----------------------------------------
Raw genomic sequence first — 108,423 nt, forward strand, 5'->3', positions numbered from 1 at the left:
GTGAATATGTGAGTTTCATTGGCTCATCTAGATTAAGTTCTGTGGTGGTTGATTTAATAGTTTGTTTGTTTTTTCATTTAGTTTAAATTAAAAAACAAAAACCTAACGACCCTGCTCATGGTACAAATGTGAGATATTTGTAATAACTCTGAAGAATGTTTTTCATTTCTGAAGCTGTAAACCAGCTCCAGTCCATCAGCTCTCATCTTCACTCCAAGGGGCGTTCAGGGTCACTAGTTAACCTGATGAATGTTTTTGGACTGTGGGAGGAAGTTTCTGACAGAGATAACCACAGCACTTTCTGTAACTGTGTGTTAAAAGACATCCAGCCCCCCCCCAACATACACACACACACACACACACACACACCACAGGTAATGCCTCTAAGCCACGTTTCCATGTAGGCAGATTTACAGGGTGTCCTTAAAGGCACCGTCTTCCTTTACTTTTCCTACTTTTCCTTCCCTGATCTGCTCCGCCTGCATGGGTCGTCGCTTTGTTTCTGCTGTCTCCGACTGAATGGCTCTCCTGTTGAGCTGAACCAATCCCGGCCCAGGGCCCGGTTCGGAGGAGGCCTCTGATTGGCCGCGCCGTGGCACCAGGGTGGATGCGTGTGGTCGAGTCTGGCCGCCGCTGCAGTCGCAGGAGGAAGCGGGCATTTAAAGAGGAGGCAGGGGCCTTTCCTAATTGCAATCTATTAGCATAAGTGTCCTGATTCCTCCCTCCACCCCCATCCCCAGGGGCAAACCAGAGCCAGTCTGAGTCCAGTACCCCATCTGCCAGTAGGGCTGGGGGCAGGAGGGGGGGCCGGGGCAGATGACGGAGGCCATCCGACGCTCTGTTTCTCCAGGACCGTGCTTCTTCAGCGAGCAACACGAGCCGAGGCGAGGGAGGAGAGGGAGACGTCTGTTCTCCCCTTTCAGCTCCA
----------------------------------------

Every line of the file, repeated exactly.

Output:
Raw genomic sequence first — 108,423 nt, forward strand, 5'->3', positions numbered from 1 at the left:
GTGAATATGTGAGTTTCATTGGCTCATCTAGATTAAGTTCTGTGGTGGTTGATTTAATAGTTTGTTTGTTTTTTCATTTAGTTTAAATTAAAAAACAAAAACCTAACGACCCTGCTCATGGTACAAATGTGAGATATTTGTAATAACTCTGAAGAATGTTTTTCATTTCTGAAGCTGTAAACCAGCTCCAGTCCATCAGCTCTCATCTTCACTCCAAGGGGCGTTCAGGGTCACTAGTTAACCTGATGAATGTTTTTGGACTGTGGGAGGAAGTTTCTGACAGAGATAACCACAGCACTTTCTGTAACTGTGTGTTAAAAGACATCCAGCCCCCCCCCAACATACACACACACACACACACACACACACCACAGGTAATGCCTCTAAGCCACGTTTCCATGTAGGCAGATTTACAGGGTGTCCTTAAAGGCACCGTCTTCCTTTACTTTTCCTACTTTTCCTTCCCTGATCTGCTCCGCCTGCATGGGTCGTCGCTTTGTTTCTGCTGTCTCCGACTGAATGGCTCTCCTGTTGAGCTGAACCAATCCCGGCCCAGGGCCCGGTTCGGAGGAGGCCTCTGATTGGCCGCGCCGTGGCACCAGGGTGGATGCGTGTGGTCGAGTCTGGCCGCCGCTGCAGTCGCAGGAGGAAGCGGGCATTTAAAGAGGAGGCAGGGGCCTTTCCTAATTGCAATCTATTAGCATAAGTGTCCTGATTCCTCCCTCCACCCCCATCCCCAGGGGCAAACCAGAGCCAGTCTGAGTCCAGTACCCCATCTGCCAGTAGGGCTGGGGGCAGGAGGGGGGGCCGGGGCAGATGACGGAGGCCATCCGACGCTCTGTTTCTCCAGGACCGTGCTTCTTCAGCGAGCAACACGAGCCGAGGCGAGGGAGGAGAGGGAGACGTCTGTTCTCCCCTTTCAGCTCCA